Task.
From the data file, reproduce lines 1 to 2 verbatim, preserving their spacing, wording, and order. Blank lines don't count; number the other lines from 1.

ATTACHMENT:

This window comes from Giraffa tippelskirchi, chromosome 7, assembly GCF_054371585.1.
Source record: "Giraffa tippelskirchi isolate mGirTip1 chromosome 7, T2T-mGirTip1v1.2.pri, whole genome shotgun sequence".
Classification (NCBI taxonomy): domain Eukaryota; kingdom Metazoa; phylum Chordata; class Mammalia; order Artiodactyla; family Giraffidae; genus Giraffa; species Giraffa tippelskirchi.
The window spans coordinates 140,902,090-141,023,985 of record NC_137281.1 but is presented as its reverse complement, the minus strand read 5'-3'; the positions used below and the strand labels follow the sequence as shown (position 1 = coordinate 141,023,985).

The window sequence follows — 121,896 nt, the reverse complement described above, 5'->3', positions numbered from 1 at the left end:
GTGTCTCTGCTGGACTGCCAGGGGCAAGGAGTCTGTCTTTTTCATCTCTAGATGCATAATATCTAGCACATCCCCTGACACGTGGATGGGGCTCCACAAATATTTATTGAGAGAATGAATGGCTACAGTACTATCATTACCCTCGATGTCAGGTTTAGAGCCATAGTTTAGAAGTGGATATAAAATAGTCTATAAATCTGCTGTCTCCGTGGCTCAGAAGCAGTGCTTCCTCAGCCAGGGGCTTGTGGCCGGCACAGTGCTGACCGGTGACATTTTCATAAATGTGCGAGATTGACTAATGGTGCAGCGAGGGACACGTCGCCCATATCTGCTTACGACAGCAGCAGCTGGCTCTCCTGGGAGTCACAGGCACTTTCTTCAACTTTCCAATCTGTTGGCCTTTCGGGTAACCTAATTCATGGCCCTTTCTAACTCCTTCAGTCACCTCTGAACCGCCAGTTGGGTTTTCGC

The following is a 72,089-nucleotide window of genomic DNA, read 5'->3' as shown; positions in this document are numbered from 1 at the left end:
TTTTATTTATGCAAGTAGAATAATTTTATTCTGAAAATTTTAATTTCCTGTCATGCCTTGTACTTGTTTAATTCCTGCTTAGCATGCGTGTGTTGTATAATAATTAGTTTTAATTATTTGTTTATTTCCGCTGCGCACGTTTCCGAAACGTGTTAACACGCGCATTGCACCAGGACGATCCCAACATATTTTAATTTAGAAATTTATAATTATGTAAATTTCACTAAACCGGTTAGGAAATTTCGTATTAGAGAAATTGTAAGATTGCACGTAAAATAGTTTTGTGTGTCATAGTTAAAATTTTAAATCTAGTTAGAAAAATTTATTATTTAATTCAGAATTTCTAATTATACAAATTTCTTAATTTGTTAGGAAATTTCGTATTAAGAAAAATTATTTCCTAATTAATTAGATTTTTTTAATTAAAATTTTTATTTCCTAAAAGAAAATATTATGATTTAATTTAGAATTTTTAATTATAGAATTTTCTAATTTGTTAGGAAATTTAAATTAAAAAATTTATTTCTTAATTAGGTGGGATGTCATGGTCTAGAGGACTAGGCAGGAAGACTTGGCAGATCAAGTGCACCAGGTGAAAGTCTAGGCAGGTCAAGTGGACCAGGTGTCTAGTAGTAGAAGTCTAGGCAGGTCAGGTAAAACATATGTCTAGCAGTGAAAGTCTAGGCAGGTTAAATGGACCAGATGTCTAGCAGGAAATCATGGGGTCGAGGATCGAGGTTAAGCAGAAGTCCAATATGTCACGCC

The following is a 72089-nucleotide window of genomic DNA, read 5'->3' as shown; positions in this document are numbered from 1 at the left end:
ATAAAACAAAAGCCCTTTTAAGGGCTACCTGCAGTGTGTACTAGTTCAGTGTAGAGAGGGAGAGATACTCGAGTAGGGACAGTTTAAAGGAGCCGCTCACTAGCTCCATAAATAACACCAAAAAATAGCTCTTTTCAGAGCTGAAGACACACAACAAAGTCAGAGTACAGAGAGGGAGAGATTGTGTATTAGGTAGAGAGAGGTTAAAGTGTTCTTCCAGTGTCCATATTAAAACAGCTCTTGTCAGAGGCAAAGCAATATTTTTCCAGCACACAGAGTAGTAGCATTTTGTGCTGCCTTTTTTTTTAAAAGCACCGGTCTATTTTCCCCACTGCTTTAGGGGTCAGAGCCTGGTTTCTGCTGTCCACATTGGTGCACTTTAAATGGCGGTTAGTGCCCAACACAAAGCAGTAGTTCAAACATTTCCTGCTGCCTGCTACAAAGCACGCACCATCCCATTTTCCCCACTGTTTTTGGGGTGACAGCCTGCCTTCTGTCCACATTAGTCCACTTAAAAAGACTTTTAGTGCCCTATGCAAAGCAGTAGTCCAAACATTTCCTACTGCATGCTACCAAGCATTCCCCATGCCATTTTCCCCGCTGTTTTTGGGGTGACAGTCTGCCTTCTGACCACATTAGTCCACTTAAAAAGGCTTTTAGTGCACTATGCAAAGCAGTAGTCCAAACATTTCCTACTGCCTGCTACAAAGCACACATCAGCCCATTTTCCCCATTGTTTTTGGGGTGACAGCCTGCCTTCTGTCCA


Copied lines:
This window comes from Giraffa tippelskirchi, chromosome 7, assembly GCF_054371585.1.
Source record: "Giraffa tippelskirchi isolate mGirTip1 chromosome 7, T2T-mGirTip1v1.2.pri, whole genome shotgun sequence".